The consumer watchdog didn’t buy Qantas’s argument that its international business was doomed without Emirates – but it waived the alliance through anyway. The global aviation market mightn’t be a death trap, but it can be a minefield. Australia’s business commentators are in broad agreement that this is a crucial deal for Qantas and one to be celebrated by chief executive Alan Joyce.
Fairfax’s Malcolm Maiden writes that Qantas’s international business has already shown massive improvements, booking a $91 million loss in the December 2012 half compared to $262 million the previous year.
“The lift in profit and profitability that Qantas gets out of the alliance depends on how well the deal is executed (the signs so far are good), on the competitive response in Europe and Asia from competing carriers, and on the highly rated Emirates not turning out to be such an attractive partner that it wins over Qantas passengers long term. Qantas should do more business on more flights with Emirates at its side, however, and do so without buying more expensive airborne metal: Joyce's unchanged target for Qantas International to be back in the black by 2015 is beginning to look conservative.”
The Australian’s John Durie argues that the Qantas decision was always “an easy one” for the consumer watchdog because the international aviation market is so viscous.
“This meant the formal decision was of interest more because of the nuances laid down. The trans-Tasman route was always going to be the tough one because, together with Virgin-Air New Zealand, the four key routes are now in the hands of two parties.”
Business Spectator’s Stephen Bartholomeusz explains that those conditions that have been set on Qantas and Emirates don’t appear to unsettle them.
“While they are committed to maintaining existing capacity on the route they can rethink the way that capacity is deployed to shift from competing and duplicating services to profitably cooperating and, by redeploying any overlapping capacity, actually improving their trans-Tasman offering. Similarly, the alliance will open up additional routes and capacity into Asia by adding Emirates’ capacity to Qantas’ new schedules. The clearance of the alliance is a watershed moment for Qantas and Joyce, creating clarity for its international strategy where previously there was none other than cutting costs and routes to reduce the losses. Now they just have to execute it.”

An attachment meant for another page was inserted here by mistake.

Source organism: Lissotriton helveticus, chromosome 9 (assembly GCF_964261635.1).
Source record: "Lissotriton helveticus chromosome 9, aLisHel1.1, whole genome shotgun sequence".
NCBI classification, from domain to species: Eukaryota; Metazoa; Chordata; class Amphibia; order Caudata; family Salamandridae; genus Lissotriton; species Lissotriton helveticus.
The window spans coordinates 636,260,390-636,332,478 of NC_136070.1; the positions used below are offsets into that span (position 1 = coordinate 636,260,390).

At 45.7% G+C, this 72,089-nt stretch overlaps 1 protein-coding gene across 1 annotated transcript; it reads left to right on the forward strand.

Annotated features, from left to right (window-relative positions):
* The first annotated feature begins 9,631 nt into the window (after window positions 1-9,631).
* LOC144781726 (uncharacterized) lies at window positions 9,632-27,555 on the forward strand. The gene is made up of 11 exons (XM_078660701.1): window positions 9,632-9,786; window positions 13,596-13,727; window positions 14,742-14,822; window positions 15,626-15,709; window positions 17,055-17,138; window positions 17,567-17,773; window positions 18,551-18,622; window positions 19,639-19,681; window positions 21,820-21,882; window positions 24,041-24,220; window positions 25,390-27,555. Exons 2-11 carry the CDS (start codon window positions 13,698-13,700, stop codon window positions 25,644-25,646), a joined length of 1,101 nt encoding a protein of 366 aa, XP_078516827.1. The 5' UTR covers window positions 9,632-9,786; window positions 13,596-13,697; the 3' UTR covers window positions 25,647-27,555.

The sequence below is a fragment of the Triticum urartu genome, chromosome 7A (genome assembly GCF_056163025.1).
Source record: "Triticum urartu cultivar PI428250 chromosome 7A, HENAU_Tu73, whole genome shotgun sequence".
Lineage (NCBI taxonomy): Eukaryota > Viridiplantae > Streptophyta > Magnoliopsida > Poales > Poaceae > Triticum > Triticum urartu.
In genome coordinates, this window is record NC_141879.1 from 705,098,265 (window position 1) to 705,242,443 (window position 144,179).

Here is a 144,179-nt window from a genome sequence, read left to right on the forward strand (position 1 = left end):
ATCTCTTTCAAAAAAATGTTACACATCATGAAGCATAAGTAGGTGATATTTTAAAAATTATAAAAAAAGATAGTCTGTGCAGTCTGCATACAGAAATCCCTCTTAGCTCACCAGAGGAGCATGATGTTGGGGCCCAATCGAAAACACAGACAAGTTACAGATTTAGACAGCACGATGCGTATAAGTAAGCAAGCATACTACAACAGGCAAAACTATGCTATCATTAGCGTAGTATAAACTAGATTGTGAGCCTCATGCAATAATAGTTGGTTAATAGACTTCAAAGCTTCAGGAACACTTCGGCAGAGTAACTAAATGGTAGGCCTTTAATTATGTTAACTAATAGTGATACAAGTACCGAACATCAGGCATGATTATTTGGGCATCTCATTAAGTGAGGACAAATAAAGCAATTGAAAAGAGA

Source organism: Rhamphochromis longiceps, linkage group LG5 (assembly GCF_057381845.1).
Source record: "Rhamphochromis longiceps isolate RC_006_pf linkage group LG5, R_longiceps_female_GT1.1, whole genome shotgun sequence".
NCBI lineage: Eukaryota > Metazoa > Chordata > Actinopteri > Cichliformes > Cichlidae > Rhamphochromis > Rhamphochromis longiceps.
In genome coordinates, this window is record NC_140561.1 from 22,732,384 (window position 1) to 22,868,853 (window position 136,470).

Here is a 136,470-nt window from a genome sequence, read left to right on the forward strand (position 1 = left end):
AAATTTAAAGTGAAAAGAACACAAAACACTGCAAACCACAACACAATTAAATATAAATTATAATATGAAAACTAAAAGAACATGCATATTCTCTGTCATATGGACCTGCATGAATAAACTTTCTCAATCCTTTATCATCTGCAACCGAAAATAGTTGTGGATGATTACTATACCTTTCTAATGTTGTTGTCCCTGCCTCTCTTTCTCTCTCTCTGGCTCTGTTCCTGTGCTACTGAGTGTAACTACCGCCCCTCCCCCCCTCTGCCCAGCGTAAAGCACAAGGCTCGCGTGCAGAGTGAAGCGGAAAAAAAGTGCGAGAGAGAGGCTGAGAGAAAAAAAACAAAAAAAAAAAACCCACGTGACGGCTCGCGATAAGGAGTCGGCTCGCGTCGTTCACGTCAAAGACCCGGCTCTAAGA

The Herald Sun’s Terry McCrann believes that the deal is important to both carriers, but it’s more important for Qantas. That’s a pretty safe bet. McCrann also argues in a separate piece that the Gillard government’s plan to hit out at superannuation as part of the upcoming budget is simply further evidence of its fiscal incompetence.
“There is one reason, and one reason only, that the trio of Julia Gillard, Wayne Swan and Penny Wong are now aiming to rip billions of dollars a year out of super. Out of your savings. Their inability to otherwise have even the slightest hope of getting the budget back to balance – not just next year, but in future years as well.”
There’s a bit of Labor bashing still lingering in the pages of Australia’s business scribes this morning. The Australian’s Judith Sloan has a crack at federal Labor, particularly Prime Minister Julia Gillard and Workplace Relations Minister Bill Shorten, for their failure to take the ACTU on over its call for a lift in the minimum wage at twice the rate of inflation.
The Australian’s Asia Pacific editor Rowan Callick expresses concern that the responsibility of selling the Asia white paper now rests in the portfolio of Craig Emerson, who is also responsible for tertiary education, skills, science and research, trade and competitiveness.
Staying with politics (in a sense), The Australian’s John Durie points out the distinction between cartel behaviour in the way we envisage it, like systematic rigging of cardboard box prices, and what former New South Wales Premier Nick Greiner is accused of contributing to – a private arrangement over a single asset.
In company news, Fairfax’s Elizabeth Knight says Woolworths isn’t cutting out the middle man in its proposal to deal directly with dairy farmers. The milk they produce still has to be processed.
“But, rather than processors buying the product, processing it and then selling it to the supermarkets, the processors are just paid a toll along the way – and it would be a skinny one.”
And finally, The Australian Financial Review’s Chanticleer columnist Tony Boyd has spoken to a partner at “a top five corporate law firm with more than 30 years experience,” who revealed a shocking forecast for the Australian M&A sector.
“The lawyer, who declined to be named, said the ‘new normal’ means mergers and acquisitions activity in Australia and elsewhere has moved permanently to a much lower level than prevailed before the global financial crisis in 2008.”